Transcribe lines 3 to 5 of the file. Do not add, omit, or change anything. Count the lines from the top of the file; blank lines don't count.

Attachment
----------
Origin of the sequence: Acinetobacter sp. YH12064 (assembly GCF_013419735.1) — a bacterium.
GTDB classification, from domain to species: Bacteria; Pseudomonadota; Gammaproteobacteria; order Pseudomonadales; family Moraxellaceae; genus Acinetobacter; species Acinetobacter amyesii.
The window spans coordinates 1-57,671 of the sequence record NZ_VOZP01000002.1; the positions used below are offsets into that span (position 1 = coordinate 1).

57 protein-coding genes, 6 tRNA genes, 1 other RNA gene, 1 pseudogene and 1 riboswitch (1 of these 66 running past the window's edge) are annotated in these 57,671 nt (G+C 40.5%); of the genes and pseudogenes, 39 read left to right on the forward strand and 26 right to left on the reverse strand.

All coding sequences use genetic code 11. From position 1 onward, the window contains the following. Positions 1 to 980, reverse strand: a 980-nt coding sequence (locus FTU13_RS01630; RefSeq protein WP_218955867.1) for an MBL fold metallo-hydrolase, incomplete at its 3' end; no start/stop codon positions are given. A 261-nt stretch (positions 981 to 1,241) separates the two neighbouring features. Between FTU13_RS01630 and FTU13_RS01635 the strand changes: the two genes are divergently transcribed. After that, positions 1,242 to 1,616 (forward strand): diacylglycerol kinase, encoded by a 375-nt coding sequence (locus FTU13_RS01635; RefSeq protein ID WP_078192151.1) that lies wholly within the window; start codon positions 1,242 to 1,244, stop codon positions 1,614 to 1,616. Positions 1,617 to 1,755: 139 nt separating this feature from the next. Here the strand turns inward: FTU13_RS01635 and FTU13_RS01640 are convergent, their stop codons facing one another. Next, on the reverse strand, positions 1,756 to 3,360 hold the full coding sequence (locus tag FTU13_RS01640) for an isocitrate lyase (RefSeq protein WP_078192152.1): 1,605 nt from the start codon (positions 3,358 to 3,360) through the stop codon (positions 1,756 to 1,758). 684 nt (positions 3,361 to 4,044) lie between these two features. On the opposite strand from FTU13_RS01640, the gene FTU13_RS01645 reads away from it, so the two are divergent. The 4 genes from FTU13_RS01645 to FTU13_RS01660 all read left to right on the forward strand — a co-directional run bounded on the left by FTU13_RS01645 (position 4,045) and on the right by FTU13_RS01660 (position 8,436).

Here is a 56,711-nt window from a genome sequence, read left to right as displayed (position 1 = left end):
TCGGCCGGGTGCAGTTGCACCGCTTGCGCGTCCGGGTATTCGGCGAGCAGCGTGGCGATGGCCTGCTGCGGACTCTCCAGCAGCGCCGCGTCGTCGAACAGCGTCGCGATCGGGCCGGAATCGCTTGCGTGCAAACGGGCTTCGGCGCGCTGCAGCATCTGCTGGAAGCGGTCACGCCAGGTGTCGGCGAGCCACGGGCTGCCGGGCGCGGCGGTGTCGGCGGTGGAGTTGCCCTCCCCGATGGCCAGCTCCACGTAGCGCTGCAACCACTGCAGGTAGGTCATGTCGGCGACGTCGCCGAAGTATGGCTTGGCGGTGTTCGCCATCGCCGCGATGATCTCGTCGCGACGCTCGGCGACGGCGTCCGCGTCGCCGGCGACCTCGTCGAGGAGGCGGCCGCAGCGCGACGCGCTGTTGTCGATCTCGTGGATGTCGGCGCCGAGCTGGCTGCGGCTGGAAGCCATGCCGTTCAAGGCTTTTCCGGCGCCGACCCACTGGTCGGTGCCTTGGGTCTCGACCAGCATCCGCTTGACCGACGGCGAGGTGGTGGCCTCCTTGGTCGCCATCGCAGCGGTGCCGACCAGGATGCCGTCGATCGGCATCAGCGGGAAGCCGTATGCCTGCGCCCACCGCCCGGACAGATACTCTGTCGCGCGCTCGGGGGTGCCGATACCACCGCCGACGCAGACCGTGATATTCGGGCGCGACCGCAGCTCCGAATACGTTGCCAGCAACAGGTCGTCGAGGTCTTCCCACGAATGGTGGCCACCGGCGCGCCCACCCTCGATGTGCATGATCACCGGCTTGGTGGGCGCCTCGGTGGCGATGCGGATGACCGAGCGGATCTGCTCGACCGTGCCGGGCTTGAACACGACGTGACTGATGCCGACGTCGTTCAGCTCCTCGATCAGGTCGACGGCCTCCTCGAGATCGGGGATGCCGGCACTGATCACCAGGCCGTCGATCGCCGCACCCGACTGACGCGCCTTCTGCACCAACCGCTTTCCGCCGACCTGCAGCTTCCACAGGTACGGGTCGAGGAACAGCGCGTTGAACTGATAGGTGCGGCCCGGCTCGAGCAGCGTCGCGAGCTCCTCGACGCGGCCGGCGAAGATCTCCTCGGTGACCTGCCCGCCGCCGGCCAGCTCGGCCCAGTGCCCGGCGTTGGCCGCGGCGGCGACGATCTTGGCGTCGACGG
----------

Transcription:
The window spans coordinates 1-57,671 of the sequence record NZ_VOZP01000002.1; the positions used below are offsets into that span (position 1 = coordinate 1).

57 protein-coding genes, 6 tRNA genes, 1 other RNA gene, 1 pseudogene and 1 riboswitch (1 of these 66 running past the window's edge) are annotated in these 57,671 nt (G+C 40.5%); of the genes and pseudogenes, 39 read left to right on the forward strand and 26 right to left on the reverse strand.

All coding sequences use genetic code 11. From position 1 onward, the window contains the following. Positions 1 to 980, reverse strand: a 980-nt coding sequence (locus FTU13_RS01630; RefSeq protein WP_218955867.1) for an MBL fold metallo-hydrolase, incomplete at its 3' end; no start/stop codon positions are given. A 261-nt stretch (positions 981 to 1,241) separates the two neighbouring features. Between FTU13_RS01630 and FTU13_RS01635 the strand changes: the two genes are divergently transcribed. After that, positions 1,242 to 1,616 (forward strand): diacylglycerol kinase, encoded by a 375-nt coding sequence (locus FTU13_RS01635; RefSeq protein ID WP_078192151.1) that lies wholly within the window; start codon positions 1,242 to 1,244, stop codon positions 1,614 to 1,616. Positions 1,617 to 1,755: 139 nt separating this feature from the next. Here the strand turns inward: FTU13_RS01635 and FTU13_RS01640 are convergent, their stop codons facing one another. Next, on the reverse strand, positions 1,756 to 3,360 hold the full coding sequence (locus tag FTU13_RS01640) for an isocitrate lyase (RefSeq protein WP_078192152.1): 1,605 nt from the start codon (positions 3,358 to 3,360) through the stop codon (positions 1,756 to 1,758). 684 nt (positions 3,361 to 4,044) lie between these two features. On the opposite strand from FTU13_RS01640, the gene FTU13_RS01645 reads away from it, so the two are divergent. The 4 genes from FTU13_RS01645 to FTU13_RS01660 all read left to right on the forward strand — a co-directional run bounded on the left by FTU13_RS01645 (position 4,045) and on the right by FTU13_RS01660 (position 8,436).